Alberta, Canada: Ironhorse on the Cowboy Trail

Text: Dave Lowery • Photography: Dave Lowery, Cheryl Lowery

Thousands of Canadians still head west hoping to capture some of the wealth from Canada’s richest province (per capita income) for themselves. But it’s also a favorite international tourist destination well known for its expansive blue skies and scenery as well as both winter and summer activities.

Founded at the convergence of the Bow and Elbow Rivers and incorporated in 1884, Calgary, with a population now more than one million, is home to more oil company headquarters than anywhere else in Canada. In the late ‘70s and very early ’80s, 2,000 people per month were coming to Calgary—and staying! After a few economic crashes hit in the early ‘80s and ’90s, Calgary diversified into tourism and high-tech manufacturing. Perhaps best known is the Calgary Stampede, which annually attracts more than a million visitors each July. In addition, Spruce Meadows hosts international caliber equestrian events almost year round. During the motorcycle season, expect to see up to eight show jumping events. If your tastes lean to a little faster activity, check out Canada Olympic Park (COP) at the western edge of Calgary just off the Trans-Canada Highway. Calgary hosted the Olympics in 1988, and the ski jumping competition (among other winter sports) was held at COP. The area now provides wannabe bobsleighers an opportunity to “experience the rush of your life” during the summer on wheeled bobsleighs that hit speeds of 60 mph and yield G-forces up to four times your body weight.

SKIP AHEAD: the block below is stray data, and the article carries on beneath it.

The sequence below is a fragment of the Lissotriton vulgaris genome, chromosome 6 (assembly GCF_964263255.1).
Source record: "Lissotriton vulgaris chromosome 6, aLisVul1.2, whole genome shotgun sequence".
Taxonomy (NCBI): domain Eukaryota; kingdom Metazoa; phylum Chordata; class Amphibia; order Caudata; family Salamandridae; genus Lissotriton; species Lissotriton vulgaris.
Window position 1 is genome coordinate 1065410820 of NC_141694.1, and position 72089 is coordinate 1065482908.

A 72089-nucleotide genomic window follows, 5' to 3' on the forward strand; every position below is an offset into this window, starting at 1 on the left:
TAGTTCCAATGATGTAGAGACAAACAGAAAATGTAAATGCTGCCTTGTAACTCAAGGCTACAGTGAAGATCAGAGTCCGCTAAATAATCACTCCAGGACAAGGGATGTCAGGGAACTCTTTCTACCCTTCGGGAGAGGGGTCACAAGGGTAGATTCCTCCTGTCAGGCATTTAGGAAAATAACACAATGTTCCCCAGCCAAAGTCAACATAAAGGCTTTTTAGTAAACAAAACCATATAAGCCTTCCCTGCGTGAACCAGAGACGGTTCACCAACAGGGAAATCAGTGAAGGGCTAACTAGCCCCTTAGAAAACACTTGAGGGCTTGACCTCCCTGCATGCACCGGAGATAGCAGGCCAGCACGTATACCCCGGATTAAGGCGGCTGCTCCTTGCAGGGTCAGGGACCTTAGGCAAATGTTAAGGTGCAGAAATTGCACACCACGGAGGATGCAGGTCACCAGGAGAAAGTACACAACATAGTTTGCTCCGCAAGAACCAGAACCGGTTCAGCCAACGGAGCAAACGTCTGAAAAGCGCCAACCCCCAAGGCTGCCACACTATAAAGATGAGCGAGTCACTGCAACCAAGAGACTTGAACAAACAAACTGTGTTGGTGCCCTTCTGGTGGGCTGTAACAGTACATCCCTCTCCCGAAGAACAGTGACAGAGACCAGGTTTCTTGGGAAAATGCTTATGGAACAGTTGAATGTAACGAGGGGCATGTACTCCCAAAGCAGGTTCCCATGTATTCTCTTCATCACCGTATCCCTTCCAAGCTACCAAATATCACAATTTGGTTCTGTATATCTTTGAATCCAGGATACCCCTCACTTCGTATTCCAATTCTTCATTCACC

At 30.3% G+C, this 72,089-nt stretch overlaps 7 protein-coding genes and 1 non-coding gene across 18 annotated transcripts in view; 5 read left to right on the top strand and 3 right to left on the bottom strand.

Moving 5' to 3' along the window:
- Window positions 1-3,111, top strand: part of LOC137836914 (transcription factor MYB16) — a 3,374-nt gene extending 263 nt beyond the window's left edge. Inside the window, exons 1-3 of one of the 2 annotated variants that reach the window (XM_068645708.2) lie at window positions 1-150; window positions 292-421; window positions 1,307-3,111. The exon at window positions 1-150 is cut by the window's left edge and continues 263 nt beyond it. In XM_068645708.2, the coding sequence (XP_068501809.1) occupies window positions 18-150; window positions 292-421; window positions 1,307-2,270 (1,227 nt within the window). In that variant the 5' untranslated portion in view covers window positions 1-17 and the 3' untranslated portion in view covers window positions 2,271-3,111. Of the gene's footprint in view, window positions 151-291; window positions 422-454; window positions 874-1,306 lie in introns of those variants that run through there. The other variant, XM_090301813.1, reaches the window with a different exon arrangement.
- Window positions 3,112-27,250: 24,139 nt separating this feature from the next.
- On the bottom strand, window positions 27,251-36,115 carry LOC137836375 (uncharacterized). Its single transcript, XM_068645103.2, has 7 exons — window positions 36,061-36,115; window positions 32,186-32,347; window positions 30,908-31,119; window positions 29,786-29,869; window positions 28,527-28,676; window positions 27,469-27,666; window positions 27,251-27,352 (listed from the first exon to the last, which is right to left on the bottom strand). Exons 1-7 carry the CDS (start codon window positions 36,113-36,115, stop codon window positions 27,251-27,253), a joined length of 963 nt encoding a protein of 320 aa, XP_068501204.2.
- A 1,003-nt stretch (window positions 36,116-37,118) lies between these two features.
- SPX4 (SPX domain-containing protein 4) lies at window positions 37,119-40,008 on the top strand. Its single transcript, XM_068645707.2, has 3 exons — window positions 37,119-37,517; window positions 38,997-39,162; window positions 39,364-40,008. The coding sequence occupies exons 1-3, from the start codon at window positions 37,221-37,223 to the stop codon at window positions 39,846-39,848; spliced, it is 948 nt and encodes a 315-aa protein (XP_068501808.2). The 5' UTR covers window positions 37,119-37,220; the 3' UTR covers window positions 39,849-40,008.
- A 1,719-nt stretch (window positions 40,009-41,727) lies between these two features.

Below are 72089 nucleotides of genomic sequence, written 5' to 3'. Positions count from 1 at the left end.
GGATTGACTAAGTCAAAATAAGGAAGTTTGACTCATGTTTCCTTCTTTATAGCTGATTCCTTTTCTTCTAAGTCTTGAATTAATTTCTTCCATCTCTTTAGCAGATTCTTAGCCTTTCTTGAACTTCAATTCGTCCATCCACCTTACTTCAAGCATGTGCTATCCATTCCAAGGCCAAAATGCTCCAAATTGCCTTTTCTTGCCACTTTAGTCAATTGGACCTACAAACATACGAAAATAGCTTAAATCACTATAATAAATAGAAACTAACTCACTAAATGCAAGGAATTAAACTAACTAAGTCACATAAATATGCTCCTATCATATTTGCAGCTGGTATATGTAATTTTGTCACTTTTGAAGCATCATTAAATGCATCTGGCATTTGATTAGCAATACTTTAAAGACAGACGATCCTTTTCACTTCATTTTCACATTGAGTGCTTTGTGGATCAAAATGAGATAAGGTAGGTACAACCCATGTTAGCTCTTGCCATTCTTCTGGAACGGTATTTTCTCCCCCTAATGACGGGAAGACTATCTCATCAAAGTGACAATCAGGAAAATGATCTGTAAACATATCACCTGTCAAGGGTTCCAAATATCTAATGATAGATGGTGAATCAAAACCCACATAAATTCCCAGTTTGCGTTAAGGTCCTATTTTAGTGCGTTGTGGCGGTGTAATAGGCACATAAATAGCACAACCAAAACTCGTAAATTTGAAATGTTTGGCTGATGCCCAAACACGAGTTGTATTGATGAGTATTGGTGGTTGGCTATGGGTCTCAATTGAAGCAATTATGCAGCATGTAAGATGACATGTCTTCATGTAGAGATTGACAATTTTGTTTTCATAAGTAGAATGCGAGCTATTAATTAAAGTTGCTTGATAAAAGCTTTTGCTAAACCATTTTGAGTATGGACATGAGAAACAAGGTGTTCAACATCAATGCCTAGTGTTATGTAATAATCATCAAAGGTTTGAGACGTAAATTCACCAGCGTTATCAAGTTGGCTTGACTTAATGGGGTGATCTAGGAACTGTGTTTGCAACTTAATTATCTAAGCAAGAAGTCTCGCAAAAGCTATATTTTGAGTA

Once our speed demons are satisfied, we leave out of town via 37 Street Southwest to Highway 22X, turn west, and then roll south on Highway 22. Also known as Cowboy Trail, this route passes through Black Diamond and is close to historic Turner Valley. Though gas and oil supplies have since been depleted, the area produced the most oil and gas in the British Empire for 30 years after oil was discovered at the Dingman Discovery Well on May 14, 1914.

Into the Wilderness

The two-laner starts to gently undulate as we enter the foothills of southern Alberta’s Rocky Mountain range and arrive in motorcycle-friendly Longview (population 307), the center for southern Alberta’s beef ranching. Logically, a local butcher began producing jerky here 35 years ago and has developed a faithful following. We stop in at the Longview Jerky Shop at 148 Morrison Road for a taste. It’s lunchtime, so we try the Hay Wire Café for the beef dip, my son-in-law’s favorite.

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For the complete touring article, including facts & information, map(s), and GPS files, please purchase the July/August 2013 back issue.